Tremor can be described as a trembling or shaking movement that you cannot control.
There are 2 kinds of tremor - intention tremor (that comes on when you want to reach for something) and postural tremor - when you have a tremor as you sit or stand.
In MS, there is damage to the protective material – called ‘myelin’ – around the nerves in the brain and the spinal cord.
MS tremors are usually caused by damage to myelin in an area of the brain known as the ‘cerebellum’, and the nerves leading to and from it.
If you experience tremor as the result of a relapse, you might find that you are still left with some level of tremor once the relapse is over.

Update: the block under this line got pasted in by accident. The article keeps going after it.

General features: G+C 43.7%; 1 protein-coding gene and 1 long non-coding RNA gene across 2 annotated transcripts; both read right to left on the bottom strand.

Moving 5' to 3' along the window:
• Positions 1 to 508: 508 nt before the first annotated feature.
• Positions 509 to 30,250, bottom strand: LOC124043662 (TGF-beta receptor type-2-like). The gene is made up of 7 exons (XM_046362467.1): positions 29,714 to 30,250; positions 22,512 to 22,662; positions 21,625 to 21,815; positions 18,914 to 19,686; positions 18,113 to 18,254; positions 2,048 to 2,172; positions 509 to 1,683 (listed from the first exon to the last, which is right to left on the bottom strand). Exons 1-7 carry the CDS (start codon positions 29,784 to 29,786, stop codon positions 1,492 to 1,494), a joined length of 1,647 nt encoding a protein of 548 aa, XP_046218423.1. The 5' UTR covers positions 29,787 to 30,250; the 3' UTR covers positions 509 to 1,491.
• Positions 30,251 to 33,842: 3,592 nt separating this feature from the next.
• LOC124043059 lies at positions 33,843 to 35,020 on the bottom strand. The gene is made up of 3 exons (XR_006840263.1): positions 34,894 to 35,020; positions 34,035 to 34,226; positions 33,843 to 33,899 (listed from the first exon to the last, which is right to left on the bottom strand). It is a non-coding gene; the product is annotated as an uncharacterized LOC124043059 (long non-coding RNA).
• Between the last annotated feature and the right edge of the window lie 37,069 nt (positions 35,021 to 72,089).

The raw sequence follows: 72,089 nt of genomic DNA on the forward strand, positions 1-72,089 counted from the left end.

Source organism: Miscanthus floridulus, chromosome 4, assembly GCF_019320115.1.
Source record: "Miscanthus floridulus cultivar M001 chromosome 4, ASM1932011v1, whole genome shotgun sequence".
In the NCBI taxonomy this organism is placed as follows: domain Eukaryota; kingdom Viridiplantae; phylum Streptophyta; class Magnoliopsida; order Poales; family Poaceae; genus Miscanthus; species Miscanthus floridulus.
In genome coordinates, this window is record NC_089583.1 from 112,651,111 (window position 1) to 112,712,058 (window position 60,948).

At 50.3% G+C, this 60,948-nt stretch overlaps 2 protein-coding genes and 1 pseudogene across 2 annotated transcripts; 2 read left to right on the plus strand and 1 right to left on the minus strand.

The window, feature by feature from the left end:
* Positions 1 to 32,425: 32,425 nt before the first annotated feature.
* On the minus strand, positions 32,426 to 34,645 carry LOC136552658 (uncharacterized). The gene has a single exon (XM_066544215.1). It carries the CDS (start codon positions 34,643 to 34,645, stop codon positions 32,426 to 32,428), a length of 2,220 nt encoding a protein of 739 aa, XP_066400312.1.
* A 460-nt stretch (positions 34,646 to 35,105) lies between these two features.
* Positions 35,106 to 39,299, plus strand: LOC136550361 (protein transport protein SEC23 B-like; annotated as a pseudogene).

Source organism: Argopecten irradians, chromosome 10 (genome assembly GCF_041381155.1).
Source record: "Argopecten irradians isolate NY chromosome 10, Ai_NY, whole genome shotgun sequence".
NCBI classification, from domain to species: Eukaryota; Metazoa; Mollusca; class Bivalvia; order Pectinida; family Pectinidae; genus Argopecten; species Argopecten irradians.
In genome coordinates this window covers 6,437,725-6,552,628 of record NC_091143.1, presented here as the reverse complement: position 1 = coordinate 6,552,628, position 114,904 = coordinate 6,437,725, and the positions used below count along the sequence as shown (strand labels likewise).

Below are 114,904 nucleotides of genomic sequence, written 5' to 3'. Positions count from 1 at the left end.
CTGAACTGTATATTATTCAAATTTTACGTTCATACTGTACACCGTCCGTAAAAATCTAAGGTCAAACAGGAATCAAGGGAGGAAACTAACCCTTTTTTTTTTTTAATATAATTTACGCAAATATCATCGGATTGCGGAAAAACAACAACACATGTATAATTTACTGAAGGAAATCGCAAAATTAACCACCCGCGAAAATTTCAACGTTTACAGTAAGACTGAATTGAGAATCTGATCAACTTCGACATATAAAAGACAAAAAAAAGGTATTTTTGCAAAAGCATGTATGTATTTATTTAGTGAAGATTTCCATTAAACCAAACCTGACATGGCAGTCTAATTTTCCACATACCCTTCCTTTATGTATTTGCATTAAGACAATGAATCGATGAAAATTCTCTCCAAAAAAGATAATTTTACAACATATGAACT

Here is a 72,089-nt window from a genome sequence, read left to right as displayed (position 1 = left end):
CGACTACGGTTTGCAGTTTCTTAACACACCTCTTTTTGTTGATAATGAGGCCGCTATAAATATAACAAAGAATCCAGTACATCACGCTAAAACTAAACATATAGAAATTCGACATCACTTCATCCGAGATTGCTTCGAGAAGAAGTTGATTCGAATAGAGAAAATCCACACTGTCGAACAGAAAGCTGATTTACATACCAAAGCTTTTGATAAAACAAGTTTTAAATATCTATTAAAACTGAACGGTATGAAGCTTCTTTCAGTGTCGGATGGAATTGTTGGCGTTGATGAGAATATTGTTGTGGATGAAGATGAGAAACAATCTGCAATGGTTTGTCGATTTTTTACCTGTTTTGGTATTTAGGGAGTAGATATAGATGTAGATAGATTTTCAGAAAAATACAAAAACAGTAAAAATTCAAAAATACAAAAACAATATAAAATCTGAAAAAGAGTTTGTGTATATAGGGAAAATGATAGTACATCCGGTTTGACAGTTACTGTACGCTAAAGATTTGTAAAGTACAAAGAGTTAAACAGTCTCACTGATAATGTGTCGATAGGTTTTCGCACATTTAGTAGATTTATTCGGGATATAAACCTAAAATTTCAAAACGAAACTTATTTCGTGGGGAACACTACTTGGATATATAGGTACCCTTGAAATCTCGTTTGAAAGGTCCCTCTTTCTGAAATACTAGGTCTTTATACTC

Tremor might be so mild that no one else notices it, or it might be more pronounced, causing a drink to spill when a cup is full, for example, or affecting handwriting.
For a small percentage of people, it is more severe, causing limbs to shake so that you need help with everyday tasks like eating and drinking.
Managing tremor is an ongoing process. As there is no single approach that works for everyone, you will probably need to try different things before you find what works best.
Specialists like physiotherapists and occupational therapists can assess the problems that tremor and other movement difficulties are causing you.